Friday, April 1, 2011

Recovering Children's Literature

I have just come off of my panel at the 2011 British Women Writer's Conference on "Educating the Nineteenth Century Child." I presented on Augusta Webster's Daffodil and the Croaxaxicans: A Romance of History, in which I believe Webster has taken and revised the Alice model to support an image of child heroine as emerging New Woman. Before my presentation, came two wonderful presentations, Sandra Burr's "The Curious Case of Harriet and Lousia Beaufort: Questing Women, Inquisitive Texts" and Ashely Faulkner's "Christ Among the Doctors: Pedagogy, Pediatrics, and Divinity in Alice Meynell's Criticism."

At the end, when the floor opened up to questions, an audience member remarked that we (all three panelists) were all working on recovery projects. Though Ashley saw his process as a different kind of recovery than the work Sandra was doing, I think this very keen audience observer was correct in her statement. With that said, I believe it for a reason other than Webster's obscurity in the larger 19th century writers conversation or the out-of-print nature of Daffodil

It appears to me that the Children's Literature field, as whole, is typically a recovery project. What do I mean by that? I mean that when it comes to the canonical texts that we consider worthy enough to make it onto our syllabi and into conferences and journals, children's literature is usually at the bottom of the barrel. Sure, people will acknowledge they pleasure they had reading The Wind in the Willows as a child, but the idea of seeing it on a Global Literatures reading list or a British Literature survey seems nearly ridiculous. And because there is little space to study it, usually only those rare recognized pieces made "great" by antiquity, such as Alice's Adventures in Wonderland, are accepted in scholarly conversation, even in Children's Literature courses. 

Ironically, it was just a few moments ago that I had the delightful opportunity to eat lunch with several students and a well-respected professor from the University of Wisconsin, Madison. The subject that enlivened us all, bridging the gap from one end of the very large party to the other, was children's literature. Everything from yesterday's presentation on books about mining for children to the wide-ranging influence of the Harry Potter series to books we probably shouldn't have read as children came up. Many of the books that were mentioned were not nearly as popular as HP, yet it was obvious that they had all made an influence in our growing processes and adult lives. As children, we are molded, especially by what we read. Even those works not consciously aiming to teach provide education, whether it be moral, intellectual, or creative.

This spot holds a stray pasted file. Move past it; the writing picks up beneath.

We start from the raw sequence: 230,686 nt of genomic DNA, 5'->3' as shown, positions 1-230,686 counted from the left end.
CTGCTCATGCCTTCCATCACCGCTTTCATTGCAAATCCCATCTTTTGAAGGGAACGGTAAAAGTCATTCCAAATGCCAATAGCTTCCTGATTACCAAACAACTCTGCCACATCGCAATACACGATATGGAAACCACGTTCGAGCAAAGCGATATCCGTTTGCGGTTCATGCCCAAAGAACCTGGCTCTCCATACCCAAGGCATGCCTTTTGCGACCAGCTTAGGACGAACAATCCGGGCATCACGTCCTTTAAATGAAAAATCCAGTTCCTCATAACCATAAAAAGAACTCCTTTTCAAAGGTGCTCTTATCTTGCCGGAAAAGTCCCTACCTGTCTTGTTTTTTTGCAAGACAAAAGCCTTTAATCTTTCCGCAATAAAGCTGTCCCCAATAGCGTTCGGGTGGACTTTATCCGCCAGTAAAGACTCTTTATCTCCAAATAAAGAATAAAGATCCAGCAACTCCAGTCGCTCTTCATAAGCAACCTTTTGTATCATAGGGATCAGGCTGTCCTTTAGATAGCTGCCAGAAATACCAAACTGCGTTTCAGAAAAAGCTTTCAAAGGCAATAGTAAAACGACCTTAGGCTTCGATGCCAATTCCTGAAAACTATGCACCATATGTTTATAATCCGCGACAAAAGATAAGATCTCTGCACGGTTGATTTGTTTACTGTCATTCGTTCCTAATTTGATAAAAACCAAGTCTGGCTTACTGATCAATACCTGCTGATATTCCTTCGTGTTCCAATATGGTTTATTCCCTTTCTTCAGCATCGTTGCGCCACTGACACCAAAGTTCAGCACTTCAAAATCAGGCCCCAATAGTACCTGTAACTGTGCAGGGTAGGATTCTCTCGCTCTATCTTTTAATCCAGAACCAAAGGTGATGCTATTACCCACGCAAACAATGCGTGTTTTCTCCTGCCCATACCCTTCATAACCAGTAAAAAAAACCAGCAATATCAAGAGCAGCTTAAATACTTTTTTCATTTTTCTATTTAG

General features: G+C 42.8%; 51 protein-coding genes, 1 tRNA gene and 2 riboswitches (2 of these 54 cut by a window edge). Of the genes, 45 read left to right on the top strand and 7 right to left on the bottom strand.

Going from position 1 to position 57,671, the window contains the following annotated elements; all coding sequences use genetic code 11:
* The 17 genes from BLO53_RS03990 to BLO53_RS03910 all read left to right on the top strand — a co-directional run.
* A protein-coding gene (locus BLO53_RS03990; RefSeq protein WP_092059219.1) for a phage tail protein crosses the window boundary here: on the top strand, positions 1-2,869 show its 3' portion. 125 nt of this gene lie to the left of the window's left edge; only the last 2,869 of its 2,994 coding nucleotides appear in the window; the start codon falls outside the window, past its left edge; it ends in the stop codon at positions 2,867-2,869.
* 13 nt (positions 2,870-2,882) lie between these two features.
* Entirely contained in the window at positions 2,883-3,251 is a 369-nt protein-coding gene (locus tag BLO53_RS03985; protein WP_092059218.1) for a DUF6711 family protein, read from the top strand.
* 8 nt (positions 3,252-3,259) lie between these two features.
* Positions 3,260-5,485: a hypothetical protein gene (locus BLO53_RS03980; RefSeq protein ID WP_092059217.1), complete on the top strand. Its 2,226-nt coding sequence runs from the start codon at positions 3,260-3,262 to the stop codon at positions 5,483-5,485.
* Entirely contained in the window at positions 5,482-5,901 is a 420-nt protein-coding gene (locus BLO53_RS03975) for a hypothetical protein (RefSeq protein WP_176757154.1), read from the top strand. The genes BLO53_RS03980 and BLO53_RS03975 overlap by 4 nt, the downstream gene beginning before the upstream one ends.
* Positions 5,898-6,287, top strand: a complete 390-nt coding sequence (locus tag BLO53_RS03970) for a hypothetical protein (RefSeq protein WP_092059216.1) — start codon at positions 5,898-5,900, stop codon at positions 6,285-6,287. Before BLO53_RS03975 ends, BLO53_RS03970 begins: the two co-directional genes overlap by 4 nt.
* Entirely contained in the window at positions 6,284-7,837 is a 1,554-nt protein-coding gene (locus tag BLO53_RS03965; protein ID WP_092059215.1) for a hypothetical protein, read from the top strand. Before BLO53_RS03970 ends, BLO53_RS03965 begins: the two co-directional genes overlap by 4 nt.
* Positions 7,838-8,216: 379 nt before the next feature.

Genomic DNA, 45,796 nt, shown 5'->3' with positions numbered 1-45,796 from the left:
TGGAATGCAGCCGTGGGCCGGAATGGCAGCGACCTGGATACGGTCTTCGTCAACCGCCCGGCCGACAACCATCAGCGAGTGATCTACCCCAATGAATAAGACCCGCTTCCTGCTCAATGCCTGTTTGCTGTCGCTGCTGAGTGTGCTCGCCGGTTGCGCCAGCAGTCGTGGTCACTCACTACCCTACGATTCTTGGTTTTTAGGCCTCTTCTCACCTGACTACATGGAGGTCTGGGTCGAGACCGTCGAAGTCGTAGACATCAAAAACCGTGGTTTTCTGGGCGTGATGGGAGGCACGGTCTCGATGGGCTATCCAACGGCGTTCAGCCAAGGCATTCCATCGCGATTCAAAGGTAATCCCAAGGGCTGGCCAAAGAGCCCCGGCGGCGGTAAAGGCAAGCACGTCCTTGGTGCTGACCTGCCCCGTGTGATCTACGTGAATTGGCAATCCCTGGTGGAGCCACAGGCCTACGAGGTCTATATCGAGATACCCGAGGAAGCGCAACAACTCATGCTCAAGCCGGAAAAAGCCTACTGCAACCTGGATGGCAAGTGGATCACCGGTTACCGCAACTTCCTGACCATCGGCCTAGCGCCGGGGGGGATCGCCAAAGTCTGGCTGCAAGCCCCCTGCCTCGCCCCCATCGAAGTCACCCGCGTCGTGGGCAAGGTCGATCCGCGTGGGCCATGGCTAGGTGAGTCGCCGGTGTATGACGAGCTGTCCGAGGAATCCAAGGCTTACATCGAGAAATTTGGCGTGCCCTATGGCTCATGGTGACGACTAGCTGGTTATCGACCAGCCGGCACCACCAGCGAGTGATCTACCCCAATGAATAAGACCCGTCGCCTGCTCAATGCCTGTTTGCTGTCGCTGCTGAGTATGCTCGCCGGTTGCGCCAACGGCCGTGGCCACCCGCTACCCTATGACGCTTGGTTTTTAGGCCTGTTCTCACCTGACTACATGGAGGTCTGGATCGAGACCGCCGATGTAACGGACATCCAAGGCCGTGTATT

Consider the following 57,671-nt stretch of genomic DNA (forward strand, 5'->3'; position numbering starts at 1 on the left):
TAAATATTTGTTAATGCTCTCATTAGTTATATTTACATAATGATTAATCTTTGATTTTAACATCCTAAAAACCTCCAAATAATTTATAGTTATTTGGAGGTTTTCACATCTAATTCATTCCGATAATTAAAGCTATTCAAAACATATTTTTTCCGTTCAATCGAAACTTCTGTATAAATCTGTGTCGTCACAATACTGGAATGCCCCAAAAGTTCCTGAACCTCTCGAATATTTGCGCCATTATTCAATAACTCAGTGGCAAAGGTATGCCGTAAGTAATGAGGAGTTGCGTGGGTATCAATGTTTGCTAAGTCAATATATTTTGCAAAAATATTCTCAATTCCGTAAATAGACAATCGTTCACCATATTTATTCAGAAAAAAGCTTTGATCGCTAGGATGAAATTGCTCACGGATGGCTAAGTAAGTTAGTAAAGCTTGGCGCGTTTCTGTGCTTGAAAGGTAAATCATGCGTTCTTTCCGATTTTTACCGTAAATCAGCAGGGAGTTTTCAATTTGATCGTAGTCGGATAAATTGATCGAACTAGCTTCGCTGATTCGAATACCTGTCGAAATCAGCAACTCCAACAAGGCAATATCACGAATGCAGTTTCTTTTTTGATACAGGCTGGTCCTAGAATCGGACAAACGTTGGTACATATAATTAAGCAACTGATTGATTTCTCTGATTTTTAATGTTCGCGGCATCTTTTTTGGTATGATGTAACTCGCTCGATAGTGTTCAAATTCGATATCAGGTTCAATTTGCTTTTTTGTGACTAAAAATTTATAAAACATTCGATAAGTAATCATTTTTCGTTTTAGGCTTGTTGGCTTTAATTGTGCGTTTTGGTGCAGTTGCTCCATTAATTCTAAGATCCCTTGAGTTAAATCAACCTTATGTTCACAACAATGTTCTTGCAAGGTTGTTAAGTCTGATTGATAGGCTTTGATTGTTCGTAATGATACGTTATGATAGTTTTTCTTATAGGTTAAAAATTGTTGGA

Though I am an avid fan of "literature for adults," both for pleasure and for scholarship, I think it odd that we give so much attention to these "serious" works and so little to children's literature, which actually seems to have a much more impressive impact on the shaping of cultures. In writing about Webster's work for children, rather than her impressive poetry or plays, as well as Rossetti's children's literature, and Carroll's, my goal was only partially to recover women's writing that has been obscured by time. The larger, more ambitious goal is really for the field as a whole, working to recover Children's Literature from its marginalized position in the field of literary scholarship and reminding people why these texts are just as important as Eliot's novels and Browning's poetry.

1 comment:

anthea said...

Wow..about the books called "The Wind in the Willows" and
"Alice in Wonderland" being considered children's literature...when surely they were written to be read by adults to chldren? It doesn't make much sense to me that children's literature is relegated to the 'bottom of the barrel' when it actually tells us a great deal about social attitudes at the time etc.